And that starts with a wholesale pot-food manufacturing facility Weakley plans to locate in an industrial area of Salinas.
The wholesale part is key: It allows Altai Brands to avoid any of the legal risk that accompanies the growing (they’ll receive oils) or sale (they’ll supply dispensaries) of marijuana. That means Altai would comply with city laws that prohibit pot collaboratives but do not prevent manufacturing.
“They came to us and asked whether they could do it under existing code,” Salinas City Attorney Chris Callihan says. “We evaluated it and it’s not prohibited by code that prohibits dispensaries.”
The food part tastes like fun and represents a natural outcome for a guy who’s spent a career in food and beverage. (Before CLM, Weakley worked in restaurants at a range of swanky Hyatts around the country.)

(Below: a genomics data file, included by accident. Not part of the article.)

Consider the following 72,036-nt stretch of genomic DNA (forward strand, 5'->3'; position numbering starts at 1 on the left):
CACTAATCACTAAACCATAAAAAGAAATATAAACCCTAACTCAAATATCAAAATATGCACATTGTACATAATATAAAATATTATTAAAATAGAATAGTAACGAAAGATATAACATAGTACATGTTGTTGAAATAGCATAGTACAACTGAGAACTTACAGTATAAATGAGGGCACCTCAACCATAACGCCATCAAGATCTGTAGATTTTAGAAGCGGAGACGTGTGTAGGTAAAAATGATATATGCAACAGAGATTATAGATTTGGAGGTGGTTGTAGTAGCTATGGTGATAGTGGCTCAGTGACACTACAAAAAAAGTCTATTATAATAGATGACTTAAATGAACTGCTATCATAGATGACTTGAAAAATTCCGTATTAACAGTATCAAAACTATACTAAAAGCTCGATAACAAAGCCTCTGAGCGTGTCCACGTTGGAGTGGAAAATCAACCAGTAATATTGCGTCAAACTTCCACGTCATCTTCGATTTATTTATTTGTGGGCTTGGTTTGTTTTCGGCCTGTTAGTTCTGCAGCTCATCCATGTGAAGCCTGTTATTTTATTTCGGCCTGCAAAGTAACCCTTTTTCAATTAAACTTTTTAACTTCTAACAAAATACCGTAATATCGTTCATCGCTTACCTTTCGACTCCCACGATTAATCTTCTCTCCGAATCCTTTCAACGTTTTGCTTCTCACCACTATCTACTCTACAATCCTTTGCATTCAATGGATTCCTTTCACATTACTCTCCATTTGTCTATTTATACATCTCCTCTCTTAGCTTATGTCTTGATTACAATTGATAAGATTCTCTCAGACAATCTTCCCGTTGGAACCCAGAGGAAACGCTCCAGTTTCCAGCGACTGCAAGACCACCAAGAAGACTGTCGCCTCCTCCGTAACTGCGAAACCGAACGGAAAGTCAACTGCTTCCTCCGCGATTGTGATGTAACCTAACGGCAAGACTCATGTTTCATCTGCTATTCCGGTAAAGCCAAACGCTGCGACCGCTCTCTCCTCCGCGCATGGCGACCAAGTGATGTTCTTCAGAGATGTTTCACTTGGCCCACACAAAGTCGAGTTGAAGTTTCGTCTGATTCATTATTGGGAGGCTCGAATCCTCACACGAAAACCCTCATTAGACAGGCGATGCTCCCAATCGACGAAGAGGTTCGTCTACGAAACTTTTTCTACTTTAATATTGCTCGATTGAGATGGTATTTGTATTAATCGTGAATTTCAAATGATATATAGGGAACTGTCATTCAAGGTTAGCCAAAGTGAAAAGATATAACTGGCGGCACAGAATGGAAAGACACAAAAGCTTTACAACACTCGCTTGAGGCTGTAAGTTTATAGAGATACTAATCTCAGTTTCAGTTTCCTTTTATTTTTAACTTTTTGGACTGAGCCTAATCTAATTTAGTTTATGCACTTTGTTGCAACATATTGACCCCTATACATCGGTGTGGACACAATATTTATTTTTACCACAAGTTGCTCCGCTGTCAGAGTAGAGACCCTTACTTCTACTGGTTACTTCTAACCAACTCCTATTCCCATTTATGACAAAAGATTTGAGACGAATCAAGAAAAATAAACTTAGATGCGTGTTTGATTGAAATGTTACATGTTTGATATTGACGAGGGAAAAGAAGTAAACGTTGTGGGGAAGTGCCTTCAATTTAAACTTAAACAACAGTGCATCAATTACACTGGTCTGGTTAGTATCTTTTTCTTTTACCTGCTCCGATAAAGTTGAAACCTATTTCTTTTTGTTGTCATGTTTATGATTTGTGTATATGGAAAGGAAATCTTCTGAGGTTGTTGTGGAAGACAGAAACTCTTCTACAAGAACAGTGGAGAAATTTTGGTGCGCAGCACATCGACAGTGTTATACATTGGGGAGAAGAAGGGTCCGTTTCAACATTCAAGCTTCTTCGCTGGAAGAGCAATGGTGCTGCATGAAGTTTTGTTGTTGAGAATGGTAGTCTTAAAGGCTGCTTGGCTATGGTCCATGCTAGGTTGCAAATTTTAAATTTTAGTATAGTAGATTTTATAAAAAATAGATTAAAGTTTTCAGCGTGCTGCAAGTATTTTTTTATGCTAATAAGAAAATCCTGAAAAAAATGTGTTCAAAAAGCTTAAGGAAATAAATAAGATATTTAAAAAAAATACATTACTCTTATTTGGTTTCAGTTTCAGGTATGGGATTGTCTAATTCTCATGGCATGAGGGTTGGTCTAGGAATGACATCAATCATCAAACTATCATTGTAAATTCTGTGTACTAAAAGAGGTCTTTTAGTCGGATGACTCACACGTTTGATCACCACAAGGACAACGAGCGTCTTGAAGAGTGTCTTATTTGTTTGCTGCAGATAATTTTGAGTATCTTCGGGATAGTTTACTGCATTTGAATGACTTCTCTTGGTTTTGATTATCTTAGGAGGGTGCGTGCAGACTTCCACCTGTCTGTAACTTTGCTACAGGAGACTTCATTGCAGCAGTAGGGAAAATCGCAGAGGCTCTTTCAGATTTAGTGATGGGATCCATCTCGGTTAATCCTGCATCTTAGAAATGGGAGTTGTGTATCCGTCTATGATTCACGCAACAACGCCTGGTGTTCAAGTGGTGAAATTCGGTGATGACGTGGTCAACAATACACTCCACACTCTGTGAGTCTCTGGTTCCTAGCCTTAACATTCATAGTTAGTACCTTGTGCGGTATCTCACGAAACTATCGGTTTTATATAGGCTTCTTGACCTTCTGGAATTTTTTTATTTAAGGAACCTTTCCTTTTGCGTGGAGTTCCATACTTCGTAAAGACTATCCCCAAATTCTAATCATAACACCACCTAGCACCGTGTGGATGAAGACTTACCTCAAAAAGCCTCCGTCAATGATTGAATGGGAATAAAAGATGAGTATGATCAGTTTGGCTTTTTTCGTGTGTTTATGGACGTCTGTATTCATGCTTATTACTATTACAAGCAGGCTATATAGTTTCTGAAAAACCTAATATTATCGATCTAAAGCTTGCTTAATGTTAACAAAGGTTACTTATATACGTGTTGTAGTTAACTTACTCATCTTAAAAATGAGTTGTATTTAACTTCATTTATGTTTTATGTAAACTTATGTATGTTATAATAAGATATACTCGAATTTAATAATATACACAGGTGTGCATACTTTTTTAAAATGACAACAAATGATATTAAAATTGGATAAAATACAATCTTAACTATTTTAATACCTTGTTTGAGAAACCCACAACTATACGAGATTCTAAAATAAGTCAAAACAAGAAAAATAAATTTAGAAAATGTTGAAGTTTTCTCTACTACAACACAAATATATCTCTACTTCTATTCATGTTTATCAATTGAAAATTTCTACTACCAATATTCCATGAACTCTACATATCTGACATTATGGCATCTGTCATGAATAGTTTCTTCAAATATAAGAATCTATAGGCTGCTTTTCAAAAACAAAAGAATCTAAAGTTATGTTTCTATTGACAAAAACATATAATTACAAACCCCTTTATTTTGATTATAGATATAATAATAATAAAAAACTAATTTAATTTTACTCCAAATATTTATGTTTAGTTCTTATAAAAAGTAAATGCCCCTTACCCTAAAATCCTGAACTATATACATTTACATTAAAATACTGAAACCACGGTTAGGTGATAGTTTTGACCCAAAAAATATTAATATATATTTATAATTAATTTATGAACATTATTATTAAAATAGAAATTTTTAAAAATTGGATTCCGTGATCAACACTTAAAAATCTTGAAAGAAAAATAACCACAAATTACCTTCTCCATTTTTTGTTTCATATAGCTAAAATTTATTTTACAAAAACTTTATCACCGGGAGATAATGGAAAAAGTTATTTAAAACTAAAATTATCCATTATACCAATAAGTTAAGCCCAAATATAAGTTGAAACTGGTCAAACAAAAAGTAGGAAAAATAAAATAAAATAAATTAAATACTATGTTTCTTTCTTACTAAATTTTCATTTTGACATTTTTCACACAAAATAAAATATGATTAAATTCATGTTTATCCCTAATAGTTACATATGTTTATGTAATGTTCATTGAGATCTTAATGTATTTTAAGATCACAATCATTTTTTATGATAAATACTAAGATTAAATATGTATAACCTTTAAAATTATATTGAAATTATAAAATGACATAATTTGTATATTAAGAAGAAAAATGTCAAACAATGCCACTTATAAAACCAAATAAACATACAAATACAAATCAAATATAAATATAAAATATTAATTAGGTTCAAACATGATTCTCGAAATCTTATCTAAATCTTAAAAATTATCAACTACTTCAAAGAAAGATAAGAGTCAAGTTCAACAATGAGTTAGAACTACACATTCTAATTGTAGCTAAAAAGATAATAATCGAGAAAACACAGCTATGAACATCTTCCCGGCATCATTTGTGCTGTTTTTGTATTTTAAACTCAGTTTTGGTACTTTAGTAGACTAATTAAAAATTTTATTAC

“The biggest thing I didn’t see in the industry was people with food backgrounds,” he says. “I saw people in the marijuana industry manufacturing food products.”
Altai just signed a chef to help develop recipes for the beginning portfolio of three product categories: solid chocolates, gourmet chocolates and lozenges, or hard candies. They’ll have separate products for the two types of cannabis strains, sativa and indica, to achieve more specific benefits. (The name of the out-of-the-area chef hasn’t been released because he is still making exit arrangements from his current job.)
Think caramel sea salt chocolates and rich, flaky chocolate ganache, rendered in single low-dose servings of 10 or 25 milligrams.